Florida Politicians Gone Wild in Tortoise Stew
Tortoise Stew depicts small town Florida politics and the development of Florida at any cost. Kelly Sands is a reporter covering some of the more controversial and contentious issues in the north Florida town of Calloway.
Dead armadillos and gopher tortoise carcasses are left as calling cards to those opposing the development as commission meetings erupt into all-out warfare. With the murder of one commissioner, Kelly begins an investigation that threatens to topple the carefully laid plans of the developers and politicians to bring a movie studio and landing strip within the city limits of the small town. When a young girl is killed by a semi-truck from Monster Mart, the environmentalists become even more vocal against the developers’ plans.
The bomb sat in a bag on Kelly Sands’ desk for an hour before she noticed it.
The rest of the debris on her desk also prevented her from noticing anything new. Two stained cups still holding cold coffee from the morning sat next to a pile of files on long-term stories she kept meaning to investigate. A box that once contained donuts lay on top of the papers.
Even if she had noticed the shopping bag, it wouldn’t have registered as anything unusual. Her colleagues were always depositing things on each other’s desks, either from absentmindedness or from the numbing blindness of a daily paper’s deadline focus.
The Braidwood Tribune went to press at eleven most nights. Kelly glanced at the clock on the wall ticking away the minutes as she put the finishing touches on the story she had begun on her laptop at the meeting.
She sped from the Commission meeting before it was even over. More than one hundred residents from around Zion County came to Calloway, a town ten miles from Braidwood. Braidwood was the largest city in north central Florida, standing in the middle of some of Florida’s last remaining natural landscapes.
Five commissioners representing 6,000 residents had decided to annex 2,000 acres of land into Calloway. The land represented one of only few tracts of farmland left in the county. The annexation bothered some of the residents who believed the increased acreage into Calloway would stress already limited city services such as sewer and water.
Buddy Tills owned most of the 2,000 acres for several decades, but he’d been selling off small parcels over the past several months. The names on the annexation requests were not local. The rumor mill kept mentioning Industrial Pines as the developer of the property.
Just the name Industrial Pines evoked fear in some residents because they were a company that developed in Florida with little regard to anything but its own profits. B.J. Winters, president of the giant company, attended all the public hearings, but Kelly’s calls to him remained unreturned. She planned to corner him after the annexation meeting, but when it ran over her deadline, she was forced to leave without accosting him in the parking lot.
Now Kelly had to write a fair, impartial article on a controversial annexation in Calloway in less than an hour. She knew if she didn’t get it down to bare bones reporting, the night editor would hack away at the piece until it fit into a twelve-inch space on the first page of the local section.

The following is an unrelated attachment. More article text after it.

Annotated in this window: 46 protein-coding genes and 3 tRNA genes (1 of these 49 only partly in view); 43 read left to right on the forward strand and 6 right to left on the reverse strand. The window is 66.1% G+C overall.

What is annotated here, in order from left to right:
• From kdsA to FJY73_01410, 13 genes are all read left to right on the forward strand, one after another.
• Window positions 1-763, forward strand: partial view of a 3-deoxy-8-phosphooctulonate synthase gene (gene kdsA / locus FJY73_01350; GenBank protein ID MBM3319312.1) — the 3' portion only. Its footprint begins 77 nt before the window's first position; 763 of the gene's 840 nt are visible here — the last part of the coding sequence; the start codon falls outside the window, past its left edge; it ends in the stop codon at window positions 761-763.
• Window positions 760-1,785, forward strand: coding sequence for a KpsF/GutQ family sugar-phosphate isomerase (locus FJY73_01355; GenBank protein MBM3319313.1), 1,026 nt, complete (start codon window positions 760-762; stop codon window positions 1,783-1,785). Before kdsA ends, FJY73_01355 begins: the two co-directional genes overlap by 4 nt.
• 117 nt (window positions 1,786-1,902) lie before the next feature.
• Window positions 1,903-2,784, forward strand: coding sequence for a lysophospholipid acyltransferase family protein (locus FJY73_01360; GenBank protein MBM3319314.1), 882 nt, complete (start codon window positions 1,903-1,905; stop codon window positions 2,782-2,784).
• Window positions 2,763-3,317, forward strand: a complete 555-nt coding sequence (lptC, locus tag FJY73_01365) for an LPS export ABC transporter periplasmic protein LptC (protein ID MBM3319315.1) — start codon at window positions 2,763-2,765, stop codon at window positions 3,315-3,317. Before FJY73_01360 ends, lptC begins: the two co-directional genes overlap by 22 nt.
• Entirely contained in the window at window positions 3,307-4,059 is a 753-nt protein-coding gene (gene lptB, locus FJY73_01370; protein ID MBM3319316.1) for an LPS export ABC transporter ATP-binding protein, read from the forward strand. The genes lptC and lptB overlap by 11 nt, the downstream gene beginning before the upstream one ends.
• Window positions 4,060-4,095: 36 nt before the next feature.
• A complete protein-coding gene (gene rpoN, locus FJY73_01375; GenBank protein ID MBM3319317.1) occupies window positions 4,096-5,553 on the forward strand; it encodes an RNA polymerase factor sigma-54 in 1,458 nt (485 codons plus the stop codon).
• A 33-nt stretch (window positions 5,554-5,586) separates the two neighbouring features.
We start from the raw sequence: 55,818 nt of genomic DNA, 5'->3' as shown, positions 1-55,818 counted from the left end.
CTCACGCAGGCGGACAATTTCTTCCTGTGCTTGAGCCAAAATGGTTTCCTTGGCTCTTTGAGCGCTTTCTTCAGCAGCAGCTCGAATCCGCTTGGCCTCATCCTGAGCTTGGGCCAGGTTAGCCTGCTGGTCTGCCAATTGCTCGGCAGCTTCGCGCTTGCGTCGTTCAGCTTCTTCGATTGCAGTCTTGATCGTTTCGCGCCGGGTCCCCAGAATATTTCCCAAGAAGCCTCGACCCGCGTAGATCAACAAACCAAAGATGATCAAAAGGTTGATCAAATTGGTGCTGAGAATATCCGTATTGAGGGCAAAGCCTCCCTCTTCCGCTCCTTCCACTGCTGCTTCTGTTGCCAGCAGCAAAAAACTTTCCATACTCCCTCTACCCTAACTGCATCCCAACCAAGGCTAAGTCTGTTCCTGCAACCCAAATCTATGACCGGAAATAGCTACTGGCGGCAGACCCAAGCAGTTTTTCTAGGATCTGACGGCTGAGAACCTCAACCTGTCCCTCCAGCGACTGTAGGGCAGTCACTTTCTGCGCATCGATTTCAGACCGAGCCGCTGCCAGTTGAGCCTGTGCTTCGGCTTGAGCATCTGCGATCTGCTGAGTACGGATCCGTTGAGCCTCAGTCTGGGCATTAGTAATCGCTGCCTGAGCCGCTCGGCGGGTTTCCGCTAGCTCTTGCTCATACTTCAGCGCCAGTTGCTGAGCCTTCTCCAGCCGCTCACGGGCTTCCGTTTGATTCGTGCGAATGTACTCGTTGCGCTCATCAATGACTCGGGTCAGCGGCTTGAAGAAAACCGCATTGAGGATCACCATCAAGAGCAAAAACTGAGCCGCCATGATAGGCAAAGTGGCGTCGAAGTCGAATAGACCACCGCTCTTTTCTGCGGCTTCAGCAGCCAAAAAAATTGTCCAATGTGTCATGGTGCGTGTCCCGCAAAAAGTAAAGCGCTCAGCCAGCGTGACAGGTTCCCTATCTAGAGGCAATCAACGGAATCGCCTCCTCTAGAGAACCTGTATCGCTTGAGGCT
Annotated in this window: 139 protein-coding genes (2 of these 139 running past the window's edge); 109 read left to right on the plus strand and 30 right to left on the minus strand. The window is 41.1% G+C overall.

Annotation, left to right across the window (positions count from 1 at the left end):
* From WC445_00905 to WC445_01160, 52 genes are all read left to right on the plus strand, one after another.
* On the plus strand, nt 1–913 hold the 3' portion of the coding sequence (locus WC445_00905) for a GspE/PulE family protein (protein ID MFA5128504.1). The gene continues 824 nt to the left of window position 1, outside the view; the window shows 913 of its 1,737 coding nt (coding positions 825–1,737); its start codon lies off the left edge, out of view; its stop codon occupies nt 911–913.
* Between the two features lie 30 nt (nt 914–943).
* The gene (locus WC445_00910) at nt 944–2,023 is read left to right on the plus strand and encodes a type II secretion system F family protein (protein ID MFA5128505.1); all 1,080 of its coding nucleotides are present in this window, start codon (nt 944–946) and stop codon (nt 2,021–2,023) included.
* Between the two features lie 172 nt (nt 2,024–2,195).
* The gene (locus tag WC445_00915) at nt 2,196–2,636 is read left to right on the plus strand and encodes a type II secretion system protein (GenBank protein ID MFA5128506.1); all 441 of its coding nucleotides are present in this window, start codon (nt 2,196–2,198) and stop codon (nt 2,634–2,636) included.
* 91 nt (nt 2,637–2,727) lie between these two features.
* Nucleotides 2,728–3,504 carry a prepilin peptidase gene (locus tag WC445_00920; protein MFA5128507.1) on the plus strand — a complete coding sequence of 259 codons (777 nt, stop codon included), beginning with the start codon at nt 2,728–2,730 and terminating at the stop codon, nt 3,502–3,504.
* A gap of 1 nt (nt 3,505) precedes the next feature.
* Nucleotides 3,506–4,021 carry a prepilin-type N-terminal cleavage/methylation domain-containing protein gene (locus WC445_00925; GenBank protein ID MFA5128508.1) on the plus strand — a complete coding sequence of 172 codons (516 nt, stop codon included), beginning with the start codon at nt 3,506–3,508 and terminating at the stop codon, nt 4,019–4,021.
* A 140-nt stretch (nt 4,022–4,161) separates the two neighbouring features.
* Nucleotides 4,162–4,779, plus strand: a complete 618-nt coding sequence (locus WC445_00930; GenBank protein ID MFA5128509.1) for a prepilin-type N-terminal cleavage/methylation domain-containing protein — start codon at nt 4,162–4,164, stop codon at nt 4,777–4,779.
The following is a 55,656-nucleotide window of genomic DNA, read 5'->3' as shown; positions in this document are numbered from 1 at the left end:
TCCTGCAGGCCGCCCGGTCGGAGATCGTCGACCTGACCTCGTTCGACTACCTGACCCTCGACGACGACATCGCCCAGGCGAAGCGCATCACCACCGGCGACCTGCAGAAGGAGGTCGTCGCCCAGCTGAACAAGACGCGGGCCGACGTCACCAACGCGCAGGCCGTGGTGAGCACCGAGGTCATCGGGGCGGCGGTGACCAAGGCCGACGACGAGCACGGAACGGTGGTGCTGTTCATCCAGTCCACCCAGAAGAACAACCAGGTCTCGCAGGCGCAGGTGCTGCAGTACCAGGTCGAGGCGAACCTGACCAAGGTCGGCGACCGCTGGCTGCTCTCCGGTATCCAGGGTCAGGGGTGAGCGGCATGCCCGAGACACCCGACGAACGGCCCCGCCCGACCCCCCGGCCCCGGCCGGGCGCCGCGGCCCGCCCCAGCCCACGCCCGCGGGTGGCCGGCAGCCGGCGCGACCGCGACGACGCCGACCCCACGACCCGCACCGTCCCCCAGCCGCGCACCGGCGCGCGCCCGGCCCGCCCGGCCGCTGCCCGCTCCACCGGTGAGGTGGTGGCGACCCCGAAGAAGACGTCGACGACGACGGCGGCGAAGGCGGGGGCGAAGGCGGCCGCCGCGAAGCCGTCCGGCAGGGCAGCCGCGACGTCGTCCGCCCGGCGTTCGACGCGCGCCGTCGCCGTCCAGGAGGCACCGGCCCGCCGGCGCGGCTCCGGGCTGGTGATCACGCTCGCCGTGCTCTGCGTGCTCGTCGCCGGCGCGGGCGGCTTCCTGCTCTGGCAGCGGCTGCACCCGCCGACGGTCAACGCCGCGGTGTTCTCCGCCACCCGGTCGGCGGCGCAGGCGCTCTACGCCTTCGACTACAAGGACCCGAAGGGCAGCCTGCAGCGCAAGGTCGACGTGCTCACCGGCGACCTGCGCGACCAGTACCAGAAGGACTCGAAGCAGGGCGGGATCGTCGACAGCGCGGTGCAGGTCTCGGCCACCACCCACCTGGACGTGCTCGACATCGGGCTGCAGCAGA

Kelly would be thirty-five in a few months, but she still looked like she was in her twenties. Her long black hair contrasted with her light blue eyes, unusual in their intensity and translucence. She was a tall 5’4” only because she held her head high and kept her shoulders back.
Thirty-five seemed like a milestone birthday to her. She had worked hard and earned a decent position with The Tribune yet she hadn’t accomplished much else in her life, except a divorce from Jerry, a college sweetheart. The marriage lasted only two years. Her parents, who lived in Palm Beach, could not understand why she hadn’t finished law school. It disappointed them she settled for the job of a reporter.
“I don’t understand why you would work so hard for so little return,” her father, a pediatrician, often said.
But her father did not understand what happened to her when she first caught the newspaper bug. She’d never gotten it out of her system after she worked on the University of Braidwood’s student newspaper throughout her undergraduate years.
When she finished the article, five minutes before deadline, she rubbed her eyes and then rested them on the bag for the first time. Carl Handler, a fellow reporter and friend, came by her desk and looked over her shoulder.
“What are you doing here so late?” Kelly asked.
“I had that forum for the school board election tonight,” Carl said. “What did you buy? A new set of knives to slice the fat off the developer’s plans out in Calloway?”
“Must be a secret admirer,” Kelly said as she pulled out the tissue paper tucked in the top of the bag.
“What is it?” Carl asked as Kelly stared at the contents of the package.
Carl and Kelly stood with the shopping bag between them. Kelly held the handles wide enough apart for them to get a good look at the contents. Neither of them had ever seen a real bomb, but both knew enough to recognize that the plastic pipe with the small digital timer and battery attached with duct tape could not be anything else.
I originally published Tortoise Stew in 2006 under my former name, Patricia Camburn Behnke. In 2012, I ventured into the world of ebooks with the publication of Live from the Road. With a new cover and fresh edits, Tortoise Stew is now available on Kindle for .99 cents.